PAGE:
Toll-Free Service Arrives
March 17, 1997
Although E.T. had trouble phoning home, it doesn't mean your users should when
they journey abroad.
Currently, there are several million 800 and 888 numbers in use in the United
States and Canada. In contrast, there are only about 150,000 international
toll-free service numbers in use throughout the world, according to industry
estimates. That's about to change.
Global 800 numbers, which are set to roll out this spring in 20 countries, have
the potential to extend the usefulness of traditional 800 numbers beyond North
America to an international scope.
Global 800 numbers, which are more formally know as Universal International
Freephone Numbers, are worldwide, 8 digit, toll-free numbers assigned by the
International Telecommunications Union that would allow a company to simplify
access for employees and customers alike.
"Employees who travel internationally would be able to call their office
while on the road without incurring toll charges," said Chris Busch, Global
800 market director at USA Global Link , Fairfield, Iowa. Similarly, a
U.S.-based multinational company could establish a Global 800 number for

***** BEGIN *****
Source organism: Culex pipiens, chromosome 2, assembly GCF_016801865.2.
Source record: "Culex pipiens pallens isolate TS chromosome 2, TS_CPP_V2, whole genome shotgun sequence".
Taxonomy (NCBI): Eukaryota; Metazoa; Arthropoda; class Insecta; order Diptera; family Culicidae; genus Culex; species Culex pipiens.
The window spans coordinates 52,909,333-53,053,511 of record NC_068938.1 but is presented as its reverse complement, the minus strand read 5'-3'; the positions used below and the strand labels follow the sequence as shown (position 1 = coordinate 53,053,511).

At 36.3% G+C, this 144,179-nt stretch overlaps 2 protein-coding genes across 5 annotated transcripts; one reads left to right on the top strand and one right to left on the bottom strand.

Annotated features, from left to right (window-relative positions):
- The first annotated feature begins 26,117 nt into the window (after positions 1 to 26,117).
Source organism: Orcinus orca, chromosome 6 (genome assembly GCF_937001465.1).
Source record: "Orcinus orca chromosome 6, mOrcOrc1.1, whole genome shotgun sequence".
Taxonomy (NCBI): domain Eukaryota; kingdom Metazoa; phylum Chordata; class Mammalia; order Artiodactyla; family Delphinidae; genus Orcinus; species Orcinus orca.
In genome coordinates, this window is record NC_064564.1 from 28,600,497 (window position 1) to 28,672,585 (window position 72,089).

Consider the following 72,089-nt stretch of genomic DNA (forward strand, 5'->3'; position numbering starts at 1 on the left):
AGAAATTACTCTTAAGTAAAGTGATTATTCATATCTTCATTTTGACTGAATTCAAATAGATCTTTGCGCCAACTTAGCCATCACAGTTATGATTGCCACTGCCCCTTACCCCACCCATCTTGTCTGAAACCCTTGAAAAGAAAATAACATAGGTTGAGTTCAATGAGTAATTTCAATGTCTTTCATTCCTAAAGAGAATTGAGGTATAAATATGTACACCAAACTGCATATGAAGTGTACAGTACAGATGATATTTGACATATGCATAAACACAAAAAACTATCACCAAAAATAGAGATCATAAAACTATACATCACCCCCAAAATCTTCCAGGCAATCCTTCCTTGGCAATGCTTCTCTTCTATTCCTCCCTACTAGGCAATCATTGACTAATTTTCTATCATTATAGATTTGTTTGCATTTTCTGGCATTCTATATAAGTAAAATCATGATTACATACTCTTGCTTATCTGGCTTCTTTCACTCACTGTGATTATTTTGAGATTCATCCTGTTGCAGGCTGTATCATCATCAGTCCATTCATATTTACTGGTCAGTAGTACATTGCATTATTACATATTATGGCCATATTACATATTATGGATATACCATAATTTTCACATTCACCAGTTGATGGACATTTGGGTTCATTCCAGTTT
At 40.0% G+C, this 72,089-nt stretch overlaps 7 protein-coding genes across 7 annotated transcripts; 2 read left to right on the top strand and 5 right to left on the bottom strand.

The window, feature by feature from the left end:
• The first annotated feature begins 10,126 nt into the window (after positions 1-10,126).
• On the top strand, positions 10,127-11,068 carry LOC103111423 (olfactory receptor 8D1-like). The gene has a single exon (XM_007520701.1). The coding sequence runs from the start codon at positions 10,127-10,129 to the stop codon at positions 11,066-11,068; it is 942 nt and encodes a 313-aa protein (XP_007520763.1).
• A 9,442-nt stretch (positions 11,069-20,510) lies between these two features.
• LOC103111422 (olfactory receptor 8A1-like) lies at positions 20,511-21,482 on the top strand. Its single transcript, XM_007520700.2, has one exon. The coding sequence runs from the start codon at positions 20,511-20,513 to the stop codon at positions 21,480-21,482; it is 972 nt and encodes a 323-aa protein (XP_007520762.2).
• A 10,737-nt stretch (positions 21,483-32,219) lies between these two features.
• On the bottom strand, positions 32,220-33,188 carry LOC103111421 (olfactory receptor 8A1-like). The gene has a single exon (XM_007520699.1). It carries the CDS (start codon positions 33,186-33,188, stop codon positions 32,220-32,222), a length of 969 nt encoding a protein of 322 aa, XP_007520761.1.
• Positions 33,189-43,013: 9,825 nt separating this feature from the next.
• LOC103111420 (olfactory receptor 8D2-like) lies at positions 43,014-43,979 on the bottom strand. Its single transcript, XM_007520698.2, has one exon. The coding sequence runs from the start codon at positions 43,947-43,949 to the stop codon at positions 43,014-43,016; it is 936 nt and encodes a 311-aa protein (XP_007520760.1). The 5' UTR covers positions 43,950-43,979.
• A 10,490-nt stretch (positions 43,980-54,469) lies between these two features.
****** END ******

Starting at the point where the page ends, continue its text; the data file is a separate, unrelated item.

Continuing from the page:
employees in foreign offices to communicate with people in headquarters.
Corporations might also use Global 800 number to help customers and attract
potential new customers. "A company could provide a Global 800 tech-support
number for foreign customers," said Busch. "Or, a company might simply
publish a Global 800 number for potential customers to call to obtain product
information." This would let a U.S.-based company run the same phone number
in advertisements and product literature internationally.
Global 800 numbers have the potential to help U.S.-based multinational
companies, but foreign companies also could gain by using them. When it comes to
800 number activity, "95 percent of consumer action is in the U.S.,"
said Judith Oppenheimer, publisher of ICB Toll Free News, an online newsletter
specializing in toll-free issues and support. "[Global 800 numbers] could
help non-U.S. companies enter the U.S. market."
Demand Not Blossoming
With all this potential, you would think companies, especially those with
so-called vanity numbers like 800-FLOWERS, for example, would be quick to stake
their claim to comparable 8-digit equivalents.
"We figured about a quarter of a million Global 800 numbers would be set
aside," said Busch. "But that's not been the case." The period
during which a company with an existing vanity number could reserve a similar
number has just ended and only about 15,000 Global 800 numbers were set aside.
One factor for the less than expected result might be that the common telephone
keypad used in the United States is not standard internationally, according to
Busch. After all, it would be difficult for callers to enter vanity numbers if
they use a different alphabet. And Oppenheimer notes that "there are a
warehouse full of numbers and only a small percent are useful as vanity
Copyright (c) 1997 CMP Media Inc.